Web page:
And militarily speaking it could not have turned either way . The Carthaginians, far from having an individualistic stance, punished defeated Generals with death, while Romans used more positive reinforcement (even when their homeland was being ransacked). That might be a reason why so many foreign and barbarian peoples allied with Rome rather than with Carthage. One offered several advantages, the other required tributes paid in children to sacrifice.

So it's difficult to compare these two "Civilizations" in a good part because they were not related and so they both naturally wanted the extermination of the other, but if I rephrase the question into which "people" or even political entity achieved a higher level of Civilization - even as defined by Ayn Rand as the liberation of man from men - it is Rome.

By the way, in the same way that Athens was superior in that respect to Jerusalem (or Tyre!)

While you are clearly well read and educated, I couldn't disagree more with your conclusions. You state that the Phoenicians engaged in mercantilism and that Rome was more capitalistic, gratuitous assertions that seems to me to be without merit. Phoenicians were capitalistic traders and producers, engaged in import/export production, and private individuals were able to enter into trade and production - THAT is capitalism. Was it perfect lassez faire? Probably not, through the mists of time its really hard to get an accurate picture.

I can provide a few dozen links and sources for my conclusion that Phoenicians were capitalistic. I have never before encountered any claims that Rome was capitalistic empire.

You list some of the (reported) abuses of Carthaginian religion, while leaving out well documented and undisputed Roman atrocities - possibly the fact that Roman atrocities were often committed for entertainment value rather that superstition holds some sway with you, but I find torture, murder, and abuse to be reprehensible whether for religion or entertainment.

Militarily it clearly could have gone either way. Hannibal won every battle he ever fought in Rome. His greatest battle was the battle of Cannae, where according to Polybius about 76,000 Romans were killed and another 10,000 were captured by a Carthiginian army of fewer than 50,000. Rome was in dissaray and despair - to their credit, Rome "manned up" and recovered (thanks in large part to Scipio, who learned how to fight from watching Hannibal's tactics.

"Never before, while the City itself was still safe, had there been such excitement and panic within its walls. I shall not attempt to describe it, nor will I weaken the reality by going into details... it was not wound upon wound but multiplied disaster that was now announced. For according to the reports two consular armies and two consuls were lost; there was no longer any Roman camp, any general, any single soldier in existence; Apulia, Samnium, almost the whole of Italy lay at Hannibal's feet. Certainly there is no other nation that would not have succumbed beneath such a weight of calamity." -Livy on the Roman defeat at Cannea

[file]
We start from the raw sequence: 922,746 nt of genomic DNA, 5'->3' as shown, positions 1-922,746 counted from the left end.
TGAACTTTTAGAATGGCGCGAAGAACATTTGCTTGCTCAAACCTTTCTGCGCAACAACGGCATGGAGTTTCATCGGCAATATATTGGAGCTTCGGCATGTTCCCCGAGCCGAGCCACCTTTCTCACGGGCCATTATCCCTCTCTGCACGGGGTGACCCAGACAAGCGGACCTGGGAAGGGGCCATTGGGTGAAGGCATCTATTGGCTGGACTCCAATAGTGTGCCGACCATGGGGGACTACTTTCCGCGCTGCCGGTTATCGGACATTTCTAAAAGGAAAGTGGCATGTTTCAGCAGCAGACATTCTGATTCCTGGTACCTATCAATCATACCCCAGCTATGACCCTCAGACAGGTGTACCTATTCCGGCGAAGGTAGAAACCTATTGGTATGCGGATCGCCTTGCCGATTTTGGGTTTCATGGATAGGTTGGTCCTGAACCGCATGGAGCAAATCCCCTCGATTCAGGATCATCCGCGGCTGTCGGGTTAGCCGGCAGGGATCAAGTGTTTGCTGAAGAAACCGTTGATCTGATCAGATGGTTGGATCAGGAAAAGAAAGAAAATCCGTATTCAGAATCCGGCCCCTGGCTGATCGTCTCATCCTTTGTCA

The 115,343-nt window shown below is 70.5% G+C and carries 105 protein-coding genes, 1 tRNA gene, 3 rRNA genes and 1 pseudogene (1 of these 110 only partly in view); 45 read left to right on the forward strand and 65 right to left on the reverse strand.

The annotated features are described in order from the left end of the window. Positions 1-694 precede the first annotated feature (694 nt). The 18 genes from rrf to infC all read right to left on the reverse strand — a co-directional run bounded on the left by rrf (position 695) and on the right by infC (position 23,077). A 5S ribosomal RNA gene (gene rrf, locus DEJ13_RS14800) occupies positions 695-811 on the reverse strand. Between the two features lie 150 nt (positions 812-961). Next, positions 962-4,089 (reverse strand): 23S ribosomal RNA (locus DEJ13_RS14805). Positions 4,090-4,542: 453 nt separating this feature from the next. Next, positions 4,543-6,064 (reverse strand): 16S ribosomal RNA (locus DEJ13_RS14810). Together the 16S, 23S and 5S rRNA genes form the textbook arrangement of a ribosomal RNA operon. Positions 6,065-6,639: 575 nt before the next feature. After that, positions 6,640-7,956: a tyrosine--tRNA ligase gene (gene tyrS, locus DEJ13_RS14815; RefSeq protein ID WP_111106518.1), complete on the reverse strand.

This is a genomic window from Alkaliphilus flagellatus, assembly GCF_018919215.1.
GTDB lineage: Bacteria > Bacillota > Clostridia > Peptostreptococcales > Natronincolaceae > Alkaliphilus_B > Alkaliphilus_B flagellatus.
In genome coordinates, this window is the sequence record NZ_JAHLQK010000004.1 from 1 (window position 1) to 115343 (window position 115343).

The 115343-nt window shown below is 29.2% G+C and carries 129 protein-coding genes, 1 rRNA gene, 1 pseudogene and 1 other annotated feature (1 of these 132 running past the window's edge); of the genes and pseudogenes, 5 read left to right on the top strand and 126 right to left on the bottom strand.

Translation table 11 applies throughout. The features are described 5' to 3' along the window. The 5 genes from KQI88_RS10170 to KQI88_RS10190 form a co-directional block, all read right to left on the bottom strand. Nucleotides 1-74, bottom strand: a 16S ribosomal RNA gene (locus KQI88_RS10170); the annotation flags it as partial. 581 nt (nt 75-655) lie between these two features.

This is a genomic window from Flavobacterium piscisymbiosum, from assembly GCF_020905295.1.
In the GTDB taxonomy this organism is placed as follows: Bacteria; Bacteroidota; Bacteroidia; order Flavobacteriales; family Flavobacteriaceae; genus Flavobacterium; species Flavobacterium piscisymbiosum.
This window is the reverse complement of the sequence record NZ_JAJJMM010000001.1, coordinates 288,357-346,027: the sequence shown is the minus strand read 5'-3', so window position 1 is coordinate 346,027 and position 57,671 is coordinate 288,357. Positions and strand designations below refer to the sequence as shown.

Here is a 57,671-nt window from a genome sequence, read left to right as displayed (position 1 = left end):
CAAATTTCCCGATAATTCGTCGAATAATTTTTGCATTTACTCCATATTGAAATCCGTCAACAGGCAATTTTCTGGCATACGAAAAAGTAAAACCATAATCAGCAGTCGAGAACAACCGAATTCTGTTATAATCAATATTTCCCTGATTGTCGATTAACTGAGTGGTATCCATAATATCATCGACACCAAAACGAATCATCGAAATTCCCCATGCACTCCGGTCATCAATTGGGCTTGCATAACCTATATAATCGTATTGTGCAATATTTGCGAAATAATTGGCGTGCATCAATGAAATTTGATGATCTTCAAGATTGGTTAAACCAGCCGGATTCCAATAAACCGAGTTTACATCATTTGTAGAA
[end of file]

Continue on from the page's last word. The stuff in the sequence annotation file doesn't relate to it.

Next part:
After the Battle of Cannae, Hanibal collected hundreds of gold rings from the bodies of fallen Roman nobles, and sent them to the Punic Sanate, where they were dumped onto the floor as proof of Hannibal's victory against the largest Roman Army ever seen. Had the Senate sent reinforcements, Rome would have fallen.. This was a close thing.

Characters as different as Karl Marx, Janet Abu-Lughod, and Moore and Lewis in their book, The Origins of Globalization all seem to agree with me that Phoenicia had a fundamentally capitalistic economy, so I feel its not out of line to ask for a source for your assertion that the Romans were the more capitalistic society.

It is great fun to be debating this with someone who has obviously studied the issue and has a differing view. I am enjoying myself immensely - looking forward to your response and I am learning from this exchange.

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Phoenicians were capitalistic traders and producers, engaged in import/export production, and private individuals were able to enter into trade and production - THAT is capitalism.

No, that's not Capitalism.

Capitalism starts with an objective system of laws aimed at protecting the rights of citizens. And Rome was the first government to have anything like that.

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You'll have to define "greatest" in order for me to attempt an answer.

I don't know about the OP, but I would define it as the civilization which facilitated the greatest leap towards individualism and human achievement.

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While you are clearly well read and educated, I couldn't disagree more with your conclusions. You state that the Phoenicians engaged in mercantilism and that Rome was more capitalistic, gratuitous assertions that seems to me to be without merit. Phoenicians were capitalistic traders and producers, engaged in import/export production, and private individuals were able to enter into trade and production - THAT is capitalism. Was it perfect lassez faire? Probably not, through the mists of time its really hard to get an accurate picture.

I can provide a few dozen links and sources for my conclusion that Phoenicians were capitalistic. I have never before encountered any claims that Rome was capitalistic empire.